• New Knowledge and Coalitions

      • 8 Objective Collectives? Transnationalism and “Invisible Colleges” in Occupational and Environmental Health from Collis to Selikoff
        (pp. 113-125)
        Joseph Melling and Christopher Sellers

        In 1978 the New York Academy of Sciences listened to one of its distinguished members, Irving Selikoff, explain how he and his peers had recently achieved a deeper understanding of diseases caused by asbestos. New scientific research into this toxic mineral and its health hazards had yielded advances that were, in Selikoff’s view, the fruits of collective rather than individual genius. The formation of an “invisible college” of experts had enabled hundreds of scientists to communicate, integrate, and disseminate key information, establishing the study of asbestos as an “active special area in science.”¹ Those productive personal interchanges, outside the walls...

      • 9 Bread and Poison: Stories of Labor Environmentalism in Italy, 1968–1998
        (pp. 126-139)
        Stefania Barca

        This chapter tells the story of the encounter between a generation of Italian experts in industrial hygiene (physicians and sociologists) and factory workers, and how that encounter translated into new forms of knowledge and political action. The chapter aims to highlight the material relations existing between occupational, environmental, and public health as they were experienced by subaltern social groups, who knew industrial hazards through their bodies and through the environments where they worked and lived. This material reality—the organic relationship between humans and nature through work—has been politically obscured by dominant social forces and by the divide between...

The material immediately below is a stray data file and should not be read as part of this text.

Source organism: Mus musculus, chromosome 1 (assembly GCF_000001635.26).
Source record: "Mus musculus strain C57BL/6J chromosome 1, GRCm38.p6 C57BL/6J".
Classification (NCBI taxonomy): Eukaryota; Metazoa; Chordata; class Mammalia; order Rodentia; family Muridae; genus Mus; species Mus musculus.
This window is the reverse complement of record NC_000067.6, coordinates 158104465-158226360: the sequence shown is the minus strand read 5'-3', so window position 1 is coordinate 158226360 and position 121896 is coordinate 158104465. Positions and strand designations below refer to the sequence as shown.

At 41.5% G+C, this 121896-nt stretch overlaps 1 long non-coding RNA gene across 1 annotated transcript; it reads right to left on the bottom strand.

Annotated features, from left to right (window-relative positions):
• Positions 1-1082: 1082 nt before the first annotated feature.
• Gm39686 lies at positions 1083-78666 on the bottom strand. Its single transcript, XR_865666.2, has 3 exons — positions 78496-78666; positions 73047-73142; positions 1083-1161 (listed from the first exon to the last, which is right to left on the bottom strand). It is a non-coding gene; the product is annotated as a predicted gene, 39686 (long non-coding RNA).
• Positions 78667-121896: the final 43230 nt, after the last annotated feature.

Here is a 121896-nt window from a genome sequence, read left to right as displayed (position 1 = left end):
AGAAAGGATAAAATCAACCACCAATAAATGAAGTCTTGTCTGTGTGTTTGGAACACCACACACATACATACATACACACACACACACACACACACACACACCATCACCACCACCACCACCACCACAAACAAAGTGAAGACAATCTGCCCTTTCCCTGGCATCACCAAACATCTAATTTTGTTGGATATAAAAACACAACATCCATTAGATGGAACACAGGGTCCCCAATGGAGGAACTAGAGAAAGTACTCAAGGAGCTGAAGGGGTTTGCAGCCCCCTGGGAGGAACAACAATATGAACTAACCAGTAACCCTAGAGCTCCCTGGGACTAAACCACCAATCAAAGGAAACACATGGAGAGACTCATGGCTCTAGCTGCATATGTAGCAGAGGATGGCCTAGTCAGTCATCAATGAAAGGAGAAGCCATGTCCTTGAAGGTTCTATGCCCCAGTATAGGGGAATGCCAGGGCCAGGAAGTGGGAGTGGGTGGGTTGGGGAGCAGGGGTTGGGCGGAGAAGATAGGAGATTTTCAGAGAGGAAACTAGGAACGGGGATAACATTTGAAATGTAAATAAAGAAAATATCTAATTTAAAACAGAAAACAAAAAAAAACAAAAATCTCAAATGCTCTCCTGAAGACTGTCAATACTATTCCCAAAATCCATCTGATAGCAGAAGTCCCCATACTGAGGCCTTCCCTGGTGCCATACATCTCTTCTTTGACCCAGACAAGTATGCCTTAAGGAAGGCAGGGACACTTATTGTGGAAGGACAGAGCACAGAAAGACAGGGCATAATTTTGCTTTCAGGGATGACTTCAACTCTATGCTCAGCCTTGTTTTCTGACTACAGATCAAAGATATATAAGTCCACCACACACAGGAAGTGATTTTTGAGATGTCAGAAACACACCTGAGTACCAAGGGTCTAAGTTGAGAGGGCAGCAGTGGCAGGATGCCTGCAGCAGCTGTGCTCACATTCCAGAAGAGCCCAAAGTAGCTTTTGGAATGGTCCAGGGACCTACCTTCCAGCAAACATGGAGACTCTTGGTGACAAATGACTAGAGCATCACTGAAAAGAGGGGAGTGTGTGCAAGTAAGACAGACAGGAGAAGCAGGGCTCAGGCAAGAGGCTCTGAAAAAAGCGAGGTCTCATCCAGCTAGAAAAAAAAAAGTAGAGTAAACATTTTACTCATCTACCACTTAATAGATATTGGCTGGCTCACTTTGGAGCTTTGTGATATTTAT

• 10 A New Environmental Turn? How the Environment Came to the Rescue of Occupational Health: Asbestos in France, 1970–1995
        (pp. 140-152)
        Emmanuel Henry

        Many contributors toDangerous Tradenote the peculiar relationship between industrial hazards and environmental consciousness. Sellers argues that the “environmental turn” of the mid-twentieth century was precipitated by occupational health problems that brought to the fore a number of issues in environmental health.¹ Castleman and Tweedale discuss problems facing asbestos workers who struggle against barriers to compensation justice.

        Asbestos became the most lethal occupational carcinogen used in France by the late twentieth century, killing approximately three thousand people every year, most of them employed in diverse trades (insulation, shipyards, and asbestos factories) and on construction sites utilizing asbestos-cement. The hazards...

    • New arenas of Contest

      • 11 A Tale of Two Lawsuits: Making Policy-Relevant Environmental Health Knowledge in Italian and U.S. Chemical Regions
        (pp. 154-167)
        Barbara L. Allen